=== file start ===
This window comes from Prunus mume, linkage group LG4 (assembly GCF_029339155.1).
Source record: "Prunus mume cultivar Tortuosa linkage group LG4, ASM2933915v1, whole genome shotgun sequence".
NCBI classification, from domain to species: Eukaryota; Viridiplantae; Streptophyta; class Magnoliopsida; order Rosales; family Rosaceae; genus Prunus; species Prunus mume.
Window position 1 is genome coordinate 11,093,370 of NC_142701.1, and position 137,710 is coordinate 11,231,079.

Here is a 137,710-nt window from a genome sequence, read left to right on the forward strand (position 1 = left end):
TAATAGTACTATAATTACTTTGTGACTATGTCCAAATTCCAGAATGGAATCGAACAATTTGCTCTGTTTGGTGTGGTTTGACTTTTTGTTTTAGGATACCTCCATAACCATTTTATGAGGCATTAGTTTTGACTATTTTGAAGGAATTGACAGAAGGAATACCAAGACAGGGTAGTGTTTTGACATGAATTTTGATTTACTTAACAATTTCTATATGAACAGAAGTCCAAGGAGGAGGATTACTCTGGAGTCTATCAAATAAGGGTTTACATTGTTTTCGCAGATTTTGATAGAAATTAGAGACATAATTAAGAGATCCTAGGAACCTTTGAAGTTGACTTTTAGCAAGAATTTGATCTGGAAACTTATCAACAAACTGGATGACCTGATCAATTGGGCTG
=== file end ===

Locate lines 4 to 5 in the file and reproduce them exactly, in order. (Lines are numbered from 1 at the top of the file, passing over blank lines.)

Window position 1 is genome coordinate 11,093,370 of NC_142701.1, and position 137,710 is coordinate 11,231,079.

Here is a 137,710-nt window from a genome sequence, read left to right on the forward strand (position 1 = left end):